The final issue that has arisen from the unlawfulness of the vote is that, on polling day, many Catalonians have stayed at home, unwilling to risk the streets, the police and the civil disturbances, choosing instead to play it safe and wait it all out. These people are, in almost all cases, the ones who support Madrid’s rule, but they have been prevented from coming out to say so by Madrid’s own orders, and therefore any result that does come from this vote will almost certainly be massively in favor of Puigdemont’s government; he will then try to lever this to his advantage, ignoring the many voices who haven’t spoken out.
 
A Botched Affair
Mr Rajoy is caught between a rock and a hard place; he cannot ratify any Catalonian referendum without the agreement of the rest of Spain, which is very unlikely to happen. However, the more he simply rules that it’s unconstitutional, the more angry voices call for the vote. Puidgemont’s government has done a fantastic job at stirring the pot out here in Catalunya, turning what is, at its heart, an attempt at gaining more political power into a romantic bid for freedom in the eyes of his people.
 
What is even worse for Mr Rajoy, though, is that a poll taken last July showed that the majority of Catalans do not want independence. It is a vocal minority driving this political minefield, but because of Madrid’s botched responses and heavy-handed tactics which are primarily to appease the rest of Spain (as Mr Rajoy himself barely gets any votes from Catalonia anyway) the situation has now devolved. People crying out for the chance to vote —to exercise their democratic right— have been twisted by the Catalan government into people crying for independence, and the foreign media has jumped all over it like bees on honey; when in fact, many people just want the chance to vote and to say ‘No’.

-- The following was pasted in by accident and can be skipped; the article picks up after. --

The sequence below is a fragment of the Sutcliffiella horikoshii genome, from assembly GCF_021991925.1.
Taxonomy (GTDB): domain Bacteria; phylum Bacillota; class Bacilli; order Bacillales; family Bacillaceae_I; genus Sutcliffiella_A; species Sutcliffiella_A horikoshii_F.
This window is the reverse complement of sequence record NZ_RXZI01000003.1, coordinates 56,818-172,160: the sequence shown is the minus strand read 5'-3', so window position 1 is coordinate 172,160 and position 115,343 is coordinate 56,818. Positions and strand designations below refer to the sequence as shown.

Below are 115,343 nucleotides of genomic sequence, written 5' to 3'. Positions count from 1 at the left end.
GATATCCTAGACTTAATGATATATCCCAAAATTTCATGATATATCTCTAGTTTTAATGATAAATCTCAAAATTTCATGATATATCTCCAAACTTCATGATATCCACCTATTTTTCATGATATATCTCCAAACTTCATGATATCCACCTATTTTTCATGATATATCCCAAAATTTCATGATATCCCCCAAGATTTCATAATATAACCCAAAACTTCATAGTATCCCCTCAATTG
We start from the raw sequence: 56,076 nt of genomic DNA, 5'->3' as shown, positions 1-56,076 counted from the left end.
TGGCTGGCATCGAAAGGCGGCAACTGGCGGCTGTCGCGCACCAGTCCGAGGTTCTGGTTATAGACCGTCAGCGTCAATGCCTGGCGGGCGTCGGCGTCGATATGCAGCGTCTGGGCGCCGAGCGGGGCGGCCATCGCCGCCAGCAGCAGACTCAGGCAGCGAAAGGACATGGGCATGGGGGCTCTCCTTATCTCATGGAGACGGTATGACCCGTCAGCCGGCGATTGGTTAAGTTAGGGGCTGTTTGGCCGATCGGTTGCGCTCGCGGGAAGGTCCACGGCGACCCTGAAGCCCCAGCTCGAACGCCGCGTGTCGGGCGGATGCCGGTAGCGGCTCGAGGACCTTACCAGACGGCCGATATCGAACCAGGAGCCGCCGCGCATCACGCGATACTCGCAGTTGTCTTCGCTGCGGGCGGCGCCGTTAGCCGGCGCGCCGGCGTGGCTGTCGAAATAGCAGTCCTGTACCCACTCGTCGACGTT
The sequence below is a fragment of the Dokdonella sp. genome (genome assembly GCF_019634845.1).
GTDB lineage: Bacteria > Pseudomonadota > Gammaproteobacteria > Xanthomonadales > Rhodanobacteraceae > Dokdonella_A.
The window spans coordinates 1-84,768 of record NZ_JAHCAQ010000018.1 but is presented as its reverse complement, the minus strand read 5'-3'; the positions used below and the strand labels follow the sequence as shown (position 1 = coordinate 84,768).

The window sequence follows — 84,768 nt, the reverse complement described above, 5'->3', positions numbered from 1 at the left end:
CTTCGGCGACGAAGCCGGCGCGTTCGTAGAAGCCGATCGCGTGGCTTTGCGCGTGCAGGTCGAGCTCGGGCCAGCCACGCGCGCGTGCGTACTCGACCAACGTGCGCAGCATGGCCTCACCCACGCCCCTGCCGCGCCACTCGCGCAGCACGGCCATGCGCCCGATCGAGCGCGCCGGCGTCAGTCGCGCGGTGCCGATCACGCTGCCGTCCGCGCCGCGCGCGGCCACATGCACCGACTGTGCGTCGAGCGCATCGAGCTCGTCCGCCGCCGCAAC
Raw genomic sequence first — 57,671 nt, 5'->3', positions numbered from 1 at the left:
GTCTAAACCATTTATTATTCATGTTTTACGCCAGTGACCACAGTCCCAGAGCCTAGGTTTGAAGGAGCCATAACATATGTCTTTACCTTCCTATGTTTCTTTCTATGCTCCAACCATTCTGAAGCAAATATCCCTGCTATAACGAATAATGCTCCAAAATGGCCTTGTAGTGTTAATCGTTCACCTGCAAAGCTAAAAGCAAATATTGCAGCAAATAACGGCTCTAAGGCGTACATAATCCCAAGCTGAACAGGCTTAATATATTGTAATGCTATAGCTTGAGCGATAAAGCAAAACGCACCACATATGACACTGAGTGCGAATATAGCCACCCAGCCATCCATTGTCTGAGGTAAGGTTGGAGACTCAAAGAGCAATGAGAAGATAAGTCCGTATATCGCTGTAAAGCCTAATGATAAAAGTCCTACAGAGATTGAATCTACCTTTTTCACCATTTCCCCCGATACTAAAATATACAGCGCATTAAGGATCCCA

There is now no clear solution to this problem. 
 
More Mess Coming?
Polling day has come and gone, and while the votes have yet to be counted, any result that comes from this cannot be truly considered a democratic process. Polling stations were shut down and interfered with by police, ballots seized, the internet shut off in many institutions, the universal census taken offline so anyone could vote any number of times they liked; the entire thing is a total sham of an event which will never, in any way, reflect the will of the Catalan people. 
 
However, without Mr Rajoy giving them another chance to do it properly, if the result is in his favor, Mr Puigdemont will almost certainly attempt to jump on the back of this to further his cause and even go so far as to declare unilateral independence in complete defiance of the law of the land. This will result in even more political mess, more crackdowns, more uncertainty for the people living here and many more problems for the euro, Spain as a whole and even the futures of people trying to make their living in Catalonia; ordinary citizens who obeyed the law and didn’t go out to vote, the silent majority who have had their voices stolen from them, first by Mr Rajoy and then by Mr Puigdemont.
 
The Catalan government has realized this and begun an attempt in earnest to turn international bodies to their side, releasing pictures of those injured in police charges whilst simultaneously urging its citizens to stand in the way of the officers and do all they can to protect the ballots. It has changed from an earnest bid for some sort of democratic vote into a media battle, and this will only stir up more problems for the central government.
 
As a foreigner in Catalonia and a believer in a whole and complete Spain, the next few weeks are going to be a very tough wait.
 
Photo: Joan Campderros-i-Canas